Gracefully Insane: The Rise and Fall of America's Premier Mental Hospital (Google eBook)

Front Cover
PublicAffairs, 2009 - History - 297 pages
27 Reviews
Its landscaped ground, chosen by Frederick Law Olmsted and dotted with Tudor mansions, could belong to a New England prep school. There are no fences, no guards, no locked gates. But McLean Hospital is a mental institution-one of the most famous, most elite, and once most luxurious in America. McLean "alumni" include Olmsted himself, Robert Lowell, Sylvia Plath, James Taylor and Ray Charles, as well as (more secretly) other notables from among the rich and famous. In its "golden age," McLean provided as genteel an environment for the treatment of mental illness as one could imagine. But the golden age is over, and a downsized, downscale McLean-despite its affiliation with Harvard University-is struggling to stay afloat. Gracefully Insane, by Boston Globe columnist Alex Beam, is a fascinating and emotional biography of McLean Hospital from its founding in 1817 through today. It is filled with stories about patients and doctors: the Ralph Waldo Emerson protégé whose brilliance disappeared along with his madness; Anne Sexton's poetry seminar, and many more. The story of McLean is also the story of the hopes and failures of psychology and psychotherapy; of the evolution of attitudes about mental illness, of approaches to treatment, and of the economic pressures that are making McLean-and other institutions like it-relics of a bygone age.

This is a compelling and often oddly poignant reading for fans of books like Plath's The Bell Jar and Susanna Kaysen's Girl, Interrupted (both inspired by their author's stays at McLean) and for anyone interested in the history of medicine or psychotherapy, or the social history of New England.
  

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LibraryThing Review

User Review  - limamikealpha - LibraryThing

Fascinating history not only of McLean Hospital but of psychiatry over the years. Lots of famous people made their way through McLean's doors. Very well-written. Read full review

LibraryThing Review

User Review  - steadfastreader - LibraryThing

Tedious. This book would be better described as the history of an elite mental health institution, the likes of which most of us will never see. Indeed, at the end the only remnant left of 'the old ... Read full review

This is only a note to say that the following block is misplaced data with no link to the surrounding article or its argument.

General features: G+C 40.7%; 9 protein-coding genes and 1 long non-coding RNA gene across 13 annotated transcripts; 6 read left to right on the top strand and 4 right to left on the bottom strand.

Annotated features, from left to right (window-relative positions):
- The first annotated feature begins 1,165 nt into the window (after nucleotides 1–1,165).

Selected pages

Contents

A Visit to the Museum of the Cures
2
By the Best People for the Best People
18
The Mayflower Screwballs
36
The Country Clubbers
50
The Search for the Cure
74
The Talk Cure Freud and Man at Mclean
94
Welcome to the Twentieth Century
118
The Mad Poets Society
146
Staying On The Elders from Planet Upham
168
Diagnosis Hippiephrenia
192
Physician Heal Thyself
218
Life Goes On
234
Acknowledgments
246
Notes on Sources
250
Index
258
Copyright

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Page 11 - This consists in removing patients from their residence to some proper asylum; and for this purpose a calm retreat in the country is to be preferred: for it is found that continuance at home aggravates the disease, as the improper association of ideas cannot be destroyed. A system of humane vigilance is adopted. Coercion by blows, stripes, and chains, although sanctioned by the authority of Celsus and Cullen, is now justly laid aside.
Page 11 - It was at once seen that feminine instinct had solved the question, and the name was adopted, to convey the idea of what such an institution should be, namely, a place in which the unhappy might obtain a refuge ; a quiet haven in which the shattered bark might find the means of reparation or of safety.
Page 19 - ... upon to support one of its members in this situation. Even those who can pay the necessary expenses would perhaps find an institution, such as is proposed, the best situation in which they could place their unfortunate friends. It is worthy of the opulent men of this town, and consistent with their general character, to provide an asylum for the insane from every part of the Commonwealth.

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About the author (2009)

Alex Beam is a columnist for the Boston Globe and the author of two novels. He has also written for the Atlantic Monthly, Slate and Forbes/FYI. He lives in Newton, Massachusetts with his wife and three sons.

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